Muslim women will soon enjoy the same rights in their marriages as those enjoyed by women in other religions.
This was recommended by the South African Law Reform Commission, which has approved a report containing recommendations and a proposed draft Bill recognising Islamic marriages and Related Matters be part of South African law.
According to the draft bill, Muslim women will have the right to divorce, have custody of children and claim for maintenance with better protection in those marriages in accordance with Islamic values and Constitutional tenets.
The report is one of the three that were handed to the Minister of Justice and Constitutional Development Penuell Maduna in Pretoria today.
The other bill to be amended into the Criminal Procedure Act provides for the use of modern audiovisual equipment and the establishment of 'videoconference courts' for the postponement of cases against accused persons who are awaiting trial.
The Law Reform Commission also recommended that a proposed draft Bill be approved for the Apportionment of Damages Act, where in case of accidents both the plaintiff and a defendant will be afforded fair and just payments based on whose was more at fault.
Judge Mohomed Navsa of the Supreme Court of Appeal said the draft Bill into Islamic marriages would create certainty with regard to Muslim marriages, where previously such marriages were not recognised under apartheid and post 1994.
'Islamic marriages were not recognised. With the advent of the new constitution all forms of culture and religion are given recognition and it is an obligation on the state to recognise such believes and value system provided they don't clash with the Constitution.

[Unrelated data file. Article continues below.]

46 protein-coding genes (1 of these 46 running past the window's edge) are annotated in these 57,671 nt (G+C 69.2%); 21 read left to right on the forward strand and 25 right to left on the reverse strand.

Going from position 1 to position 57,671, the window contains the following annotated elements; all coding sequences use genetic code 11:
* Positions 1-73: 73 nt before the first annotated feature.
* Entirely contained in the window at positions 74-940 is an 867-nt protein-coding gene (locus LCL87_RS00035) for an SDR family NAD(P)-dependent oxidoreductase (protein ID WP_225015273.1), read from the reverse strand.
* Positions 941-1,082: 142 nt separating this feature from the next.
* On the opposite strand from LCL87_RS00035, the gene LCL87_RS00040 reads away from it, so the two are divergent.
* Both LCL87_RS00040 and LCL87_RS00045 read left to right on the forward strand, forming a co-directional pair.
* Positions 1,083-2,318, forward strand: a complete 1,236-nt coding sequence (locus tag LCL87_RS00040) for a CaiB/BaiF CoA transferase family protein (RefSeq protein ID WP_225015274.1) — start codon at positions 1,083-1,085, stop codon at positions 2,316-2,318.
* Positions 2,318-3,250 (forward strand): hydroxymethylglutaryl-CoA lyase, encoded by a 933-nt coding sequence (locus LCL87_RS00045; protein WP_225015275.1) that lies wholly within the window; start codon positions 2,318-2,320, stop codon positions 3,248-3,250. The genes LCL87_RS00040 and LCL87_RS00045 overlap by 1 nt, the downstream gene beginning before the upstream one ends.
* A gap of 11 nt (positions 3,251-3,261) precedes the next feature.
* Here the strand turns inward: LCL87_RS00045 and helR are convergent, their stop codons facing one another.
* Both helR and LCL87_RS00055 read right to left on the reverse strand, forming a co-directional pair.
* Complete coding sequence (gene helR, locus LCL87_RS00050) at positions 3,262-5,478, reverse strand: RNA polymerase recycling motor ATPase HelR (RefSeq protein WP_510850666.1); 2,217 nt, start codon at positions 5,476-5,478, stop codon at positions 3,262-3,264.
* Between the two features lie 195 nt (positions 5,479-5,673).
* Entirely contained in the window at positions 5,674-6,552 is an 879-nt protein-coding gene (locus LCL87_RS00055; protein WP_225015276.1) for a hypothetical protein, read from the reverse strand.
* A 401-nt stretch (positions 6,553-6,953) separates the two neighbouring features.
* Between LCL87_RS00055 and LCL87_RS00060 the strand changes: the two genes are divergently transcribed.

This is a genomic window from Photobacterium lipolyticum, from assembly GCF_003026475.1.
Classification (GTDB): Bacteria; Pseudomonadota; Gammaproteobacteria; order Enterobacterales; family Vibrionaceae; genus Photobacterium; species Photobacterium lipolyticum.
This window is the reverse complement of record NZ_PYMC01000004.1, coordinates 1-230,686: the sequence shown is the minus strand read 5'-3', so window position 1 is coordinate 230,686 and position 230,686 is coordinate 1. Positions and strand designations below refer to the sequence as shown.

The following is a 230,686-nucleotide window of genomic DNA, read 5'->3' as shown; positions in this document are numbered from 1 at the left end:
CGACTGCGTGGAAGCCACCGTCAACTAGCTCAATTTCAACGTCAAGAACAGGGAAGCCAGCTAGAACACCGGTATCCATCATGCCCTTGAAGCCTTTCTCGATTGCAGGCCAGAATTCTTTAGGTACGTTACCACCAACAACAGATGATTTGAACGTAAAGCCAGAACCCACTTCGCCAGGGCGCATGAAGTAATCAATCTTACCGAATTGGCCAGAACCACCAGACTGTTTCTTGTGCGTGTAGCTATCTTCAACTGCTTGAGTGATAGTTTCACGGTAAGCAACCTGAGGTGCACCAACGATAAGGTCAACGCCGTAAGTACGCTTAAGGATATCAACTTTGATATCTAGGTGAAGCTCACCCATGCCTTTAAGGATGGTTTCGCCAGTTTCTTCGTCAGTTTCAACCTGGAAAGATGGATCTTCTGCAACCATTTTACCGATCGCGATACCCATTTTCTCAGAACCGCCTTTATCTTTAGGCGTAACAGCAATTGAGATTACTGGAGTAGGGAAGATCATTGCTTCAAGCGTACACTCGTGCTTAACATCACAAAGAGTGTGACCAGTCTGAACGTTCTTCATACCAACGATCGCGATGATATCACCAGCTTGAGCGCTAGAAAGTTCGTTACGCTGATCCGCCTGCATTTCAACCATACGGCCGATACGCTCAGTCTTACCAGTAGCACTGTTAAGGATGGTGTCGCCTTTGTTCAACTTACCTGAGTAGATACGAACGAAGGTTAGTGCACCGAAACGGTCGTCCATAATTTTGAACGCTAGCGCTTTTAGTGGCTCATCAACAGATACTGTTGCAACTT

'In fact what we have in this is a comprehensive system in terms of which recognition is given to Islamic marriages to Islamic values to dealing with issues such as divorce, custody, maintenance and competing interest between different wives,' said Judge Navsa.
Minister Maduna hailed the Law Commission for its extensive research on the reports especially on Islamic marriages since 'it has been such a problematic and sensitive area for government'.
'I'm happy that at long last we are almost at a point where we shall give full legal recognition of marriages conducted and concluded under Islamic law and tradition,' said Mr Maduna.
'I'm very thrilled that this report has also been concluded where for instances prisoners awaiting trial will no longer have to be transported long distance to and from court just for formal remands or bail applications. These are now dealt with and disposed off electronically. This will help us tremendously,' said minister Maduna.
Claire Hartley Senior State Law Adviser at the Law Commission said the new draft bill on the Apportion of Damages Act advocated for a broader basis for apportionment of loss than fault as the old law determined fault as its only method to determine appropriate proportions.
She said the fact that fault was the sole criterion of apportionment under the Act had had an inhibiting effect on the application of the legislation.
'The draft bill requires the court to attribute the responsibility for the loss suffered in proportions that are just and equitable, taking into account all relevant factors and gives the court a wide discretion with regard to the method of determining appropriate proportion,' said Ms Hartley.